We are seeing (“hearing”) the introduction of musical sounds and traditions from around the world. What were formerly considered exotic sounds are more common in places where new musical voices are welcomed. With Western music as the broad historical base for worship, the ancient texts of the Christian faith will not change. Yet God’s Word and faith statements are being expressed in a broadening array of cultural musical styles and performance praxis. These newer musical threads will guide the church to incorporating new patterns into the tapestry of our musical worship. For example, the African church offers a holistic type of worship where music performance practice includes dance and drama at the same time. That is, singing worshippers must stand, move, and clap before a melody with text is considered a genuine song. As one Ugandan from East Africa, Walya Sulaiman, explains about his music,

In music, there is talking, but somehow in a different way. In music, there is also drama. So, you may sing about something and at the same time you are acting. People can hear what you are saying and also see a picture, you see? So they may think about what you are telling them when they actually see an example of it. So people can catch stories and pick messages better than merely telling it to them.7

Incorporating global Christian musics into worship fosters multimedia events that simultaneously draw from several art forms and communicate in multivalent ways. They have the potential to energize worship where people come to view the majesty and holiness of God in new ways. African worship styles, for example, are known for their celebrative character. They most readily contribute to the joyful, festive occasions in the church. Thai Christian worship, on the other hand, is elegantly slow and measured with every gesture densely packed with symbolic significance. Subtle gestures, such as movement of the eyes and careful hand positions, engender meditation and reflection. When thoughtfully combined with sound theological lyrics, they have the potential to evoke theological reflection that expands the church’s expression of faith.


What I consider to be one of the richest contributions of global Christian music lies in the theological content of song lyrics. For example, the song below reveals the Thai value for showing respect to God:

Released by love to share new life, we bow respectfully to God.
The melody we play and sing is from deep within our soul, The harmony we have in Christ
leads to service sincere and sure.
Let us make God’s worship our one goal. 8

As the singer proclaims a call to respectful worship of God, her slow elegant movements underline the depth of her statement. The content of the song text is profoundly embodied and visualized in ways that stimulate honoring God in majesty and holiness. Thus, the dynamics of reflexivity at work in global Christian music provide new theological pathways for understanding God in today’s contemporary society. It also cultivates intentional hearing of the biblical narrative in ways that evoke revitalization of our Christian faith.
Global Christian worship songs may also foster learning to praise God in the midst of suffering. A newly composed song from Rwanda based on Romans 8:38–39 serves as one example. Composed in 1999 by widows and orphans who survived the horrific genocide of 1994, the song text focuses on God’s love overcoming the atrocities that still haunt the survivors in body and mind. They sing,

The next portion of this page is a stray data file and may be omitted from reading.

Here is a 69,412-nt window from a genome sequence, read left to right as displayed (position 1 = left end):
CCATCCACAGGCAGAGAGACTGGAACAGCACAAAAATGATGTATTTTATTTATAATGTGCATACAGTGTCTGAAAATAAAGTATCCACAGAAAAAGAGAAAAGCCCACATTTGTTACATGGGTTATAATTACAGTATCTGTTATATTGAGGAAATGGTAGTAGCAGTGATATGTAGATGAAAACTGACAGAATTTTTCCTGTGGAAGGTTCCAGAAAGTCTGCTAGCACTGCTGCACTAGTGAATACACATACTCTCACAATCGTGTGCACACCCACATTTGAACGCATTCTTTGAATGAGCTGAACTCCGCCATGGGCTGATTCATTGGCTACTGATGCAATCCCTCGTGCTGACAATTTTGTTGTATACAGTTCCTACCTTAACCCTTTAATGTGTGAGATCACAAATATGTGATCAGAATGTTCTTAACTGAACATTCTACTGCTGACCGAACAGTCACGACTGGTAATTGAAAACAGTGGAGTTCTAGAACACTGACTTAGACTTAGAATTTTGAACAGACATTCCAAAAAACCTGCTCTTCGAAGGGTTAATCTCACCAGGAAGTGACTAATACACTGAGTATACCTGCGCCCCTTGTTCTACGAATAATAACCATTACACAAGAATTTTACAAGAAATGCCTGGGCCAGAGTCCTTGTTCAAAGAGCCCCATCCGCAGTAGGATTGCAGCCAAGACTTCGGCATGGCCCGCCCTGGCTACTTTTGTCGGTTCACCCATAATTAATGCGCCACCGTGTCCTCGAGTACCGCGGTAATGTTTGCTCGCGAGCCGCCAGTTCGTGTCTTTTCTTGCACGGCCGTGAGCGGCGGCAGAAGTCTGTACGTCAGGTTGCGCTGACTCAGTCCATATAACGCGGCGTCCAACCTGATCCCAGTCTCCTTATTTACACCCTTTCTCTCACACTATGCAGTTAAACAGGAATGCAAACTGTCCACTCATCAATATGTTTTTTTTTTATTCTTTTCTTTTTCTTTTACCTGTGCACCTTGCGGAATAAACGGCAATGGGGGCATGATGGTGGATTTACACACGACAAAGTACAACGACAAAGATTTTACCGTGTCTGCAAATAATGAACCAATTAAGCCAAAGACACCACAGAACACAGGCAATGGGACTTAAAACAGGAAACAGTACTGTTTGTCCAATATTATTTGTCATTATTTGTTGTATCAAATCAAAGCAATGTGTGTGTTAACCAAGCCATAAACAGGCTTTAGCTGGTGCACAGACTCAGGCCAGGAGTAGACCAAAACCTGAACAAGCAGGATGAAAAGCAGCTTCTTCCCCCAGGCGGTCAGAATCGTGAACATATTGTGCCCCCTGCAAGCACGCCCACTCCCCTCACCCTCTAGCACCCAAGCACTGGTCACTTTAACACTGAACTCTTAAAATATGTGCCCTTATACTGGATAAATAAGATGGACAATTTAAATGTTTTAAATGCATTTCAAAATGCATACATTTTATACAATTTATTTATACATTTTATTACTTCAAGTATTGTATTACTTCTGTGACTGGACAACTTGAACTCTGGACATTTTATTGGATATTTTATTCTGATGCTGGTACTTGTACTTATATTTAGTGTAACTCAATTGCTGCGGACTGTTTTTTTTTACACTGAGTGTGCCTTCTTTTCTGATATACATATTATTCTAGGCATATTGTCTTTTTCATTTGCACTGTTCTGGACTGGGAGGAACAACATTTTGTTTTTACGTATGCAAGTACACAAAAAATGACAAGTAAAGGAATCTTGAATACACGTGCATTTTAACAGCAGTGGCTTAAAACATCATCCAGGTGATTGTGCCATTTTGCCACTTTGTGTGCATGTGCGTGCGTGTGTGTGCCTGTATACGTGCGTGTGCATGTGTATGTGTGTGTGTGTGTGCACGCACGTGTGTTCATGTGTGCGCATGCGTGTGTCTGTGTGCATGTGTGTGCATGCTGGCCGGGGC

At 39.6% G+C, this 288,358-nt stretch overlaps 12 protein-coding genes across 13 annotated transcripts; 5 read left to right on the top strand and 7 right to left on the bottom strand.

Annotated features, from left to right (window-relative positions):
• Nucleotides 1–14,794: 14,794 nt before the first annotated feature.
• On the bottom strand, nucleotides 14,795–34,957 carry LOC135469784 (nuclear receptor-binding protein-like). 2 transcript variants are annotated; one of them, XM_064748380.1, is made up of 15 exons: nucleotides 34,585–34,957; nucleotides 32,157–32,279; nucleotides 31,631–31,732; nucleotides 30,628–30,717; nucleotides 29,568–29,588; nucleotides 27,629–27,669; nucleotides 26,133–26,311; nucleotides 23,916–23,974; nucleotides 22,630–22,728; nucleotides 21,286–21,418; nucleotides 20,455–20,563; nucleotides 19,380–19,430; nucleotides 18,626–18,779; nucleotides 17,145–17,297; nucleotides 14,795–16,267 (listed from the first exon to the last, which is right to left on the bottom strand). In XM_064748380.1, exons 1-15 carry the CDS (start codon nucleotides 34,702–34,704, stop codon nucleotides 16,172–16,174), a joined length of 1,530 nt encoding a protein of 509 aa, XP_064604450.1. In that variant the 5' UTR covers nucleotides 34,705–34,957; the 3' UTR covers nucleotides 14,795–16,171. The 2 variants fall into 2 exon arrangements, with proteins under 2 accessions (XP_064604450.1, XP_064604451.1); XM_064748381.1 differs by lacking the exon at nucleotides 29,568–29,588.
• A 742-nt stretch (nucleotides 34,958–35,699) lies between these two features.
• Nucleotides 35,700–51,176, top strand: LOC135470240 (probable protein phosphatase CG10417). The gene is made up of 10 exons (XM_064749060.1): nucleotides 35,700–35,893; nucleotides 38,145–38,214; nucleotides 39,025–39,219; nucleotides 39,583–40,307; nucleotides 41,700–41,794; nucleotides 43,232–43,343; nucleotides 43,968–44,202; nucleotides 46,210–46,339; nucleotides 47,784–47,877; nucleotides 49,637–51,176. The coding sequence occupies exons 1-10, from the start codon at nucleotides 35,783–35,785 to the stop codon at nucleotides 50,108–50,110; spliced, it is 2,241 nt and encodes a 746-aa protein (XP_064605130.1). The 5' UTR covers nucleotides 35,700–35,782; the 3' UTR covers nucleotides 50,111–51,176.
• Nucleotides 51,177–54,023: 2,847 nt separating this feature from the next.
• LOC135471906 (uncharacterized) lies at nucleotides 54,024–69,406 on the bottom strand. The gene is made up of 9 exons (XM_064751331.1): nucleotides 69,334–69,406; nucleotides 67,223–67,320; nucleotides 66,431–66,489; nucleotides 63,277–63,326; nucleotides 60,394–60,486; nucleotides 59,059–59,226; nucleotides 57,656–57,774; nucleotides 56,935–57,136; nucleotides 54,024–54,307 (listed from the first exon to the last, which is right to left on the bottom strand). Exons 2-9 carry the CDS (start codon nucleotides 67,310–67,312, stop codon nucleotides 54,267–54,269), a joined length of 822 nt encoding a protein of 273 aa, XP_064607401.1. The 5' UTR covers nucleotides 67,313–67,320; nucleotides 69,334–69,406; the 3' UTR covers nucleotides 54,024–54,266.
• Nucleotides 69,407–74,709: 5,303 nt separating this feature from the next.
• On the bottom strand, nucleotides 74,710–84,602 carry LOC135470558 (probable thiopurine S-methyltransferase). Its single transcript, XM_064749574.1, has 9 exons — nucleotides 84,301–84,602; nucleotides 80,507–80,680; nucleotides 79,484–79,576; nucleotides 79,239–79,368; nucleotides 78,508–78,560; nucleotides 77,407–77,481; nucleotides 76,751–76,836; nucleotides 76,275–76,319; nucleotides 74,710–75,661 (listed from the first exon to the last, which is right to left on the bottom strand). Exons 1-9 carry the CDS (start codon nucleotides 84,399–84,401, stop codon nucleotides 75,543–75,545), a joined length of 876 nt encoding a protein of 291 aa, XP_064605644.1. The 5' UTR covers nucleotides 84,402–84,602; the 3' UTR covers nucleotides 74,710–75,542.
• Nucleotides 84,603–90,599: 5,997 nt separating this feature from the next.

What then can separate us from our God’s love? Nothing can hold us back from his love.
 Not even death . . . not even life.

In the process of composing the song, the widows knew the traumatic experience of facing death, where they had been forced to watch their husbands butchered, followed by their own experiences of torture. By singing such songs of hope that arise out of suffering, believers in the North American church are able to identify with the widows and their suffering, to pray for their continued struggle of survival, and simultaneously allow Scripture passages to speak to their own unique situations. Such global Christian songs aid believers in recognizing anew the truth of our hope in Jesus Christ. The singing Church experiences and identifies with the widows’ reality of “offering a sacrifice of praise” (Heb. 13:15).


Finally, it is critical for the Church at worship to realize that global Christian music provides a platform for creating unity in the midst of diversity. Literally every church devotes large portions of time to musical worship. New challenges and opportunities stand before us in an era of globalization. It is imperative to take bold new steps towards fleshing out unity in the midst of diversity through the thoughtful appropriation of global Christian music in worship. As we do so, we give voice to the extended Kingdom of God. Embracing global Christian musics and the communities of faith from whom they have arisen, brings glory to God and his work among the nations. As the church in North America plans for the effective ministry of music that weaves global Christian music into her worship, the following questions are suggested as guidelines in our discussions and considerations:

– Does our music express and reflect the diversity of peoples who worship with us?
– Does our music welcome newcomers in our midst?
– Does our church music encourage each cultural or socio-economic segment of believers to authentic worship?
– How do we incorporate global Christian music in ways that go beyond tokenism or exploitation of merely exotic sounds?
– How do we employ global Christian music in ways that are respectful and honoring to Christ and his bride, the Church universal?

We minister in an era where new interactive spheres of music cultures swirl before us. In the music of global Christian worship, the nations are giving voice to Yahweh, the God of the universe. We find ourselves moving toward John’s eschatological vision of peoples purchased by God “from every tribe and language and people and nation” (Rev. 5:9) coming before him in worship. Remembering that “worship and prayer are the glue that holds civil society together.”9 The church in North America has the opportunity to flesh out and model within society the unity we have in Christ Jesus by embracing global Christian music. We are called to reconsider the manner in which we interweave the musical tapestry of global worship, looking for new configurations of church music that center God’s people on the Lamb, the one who is worthy of our worship.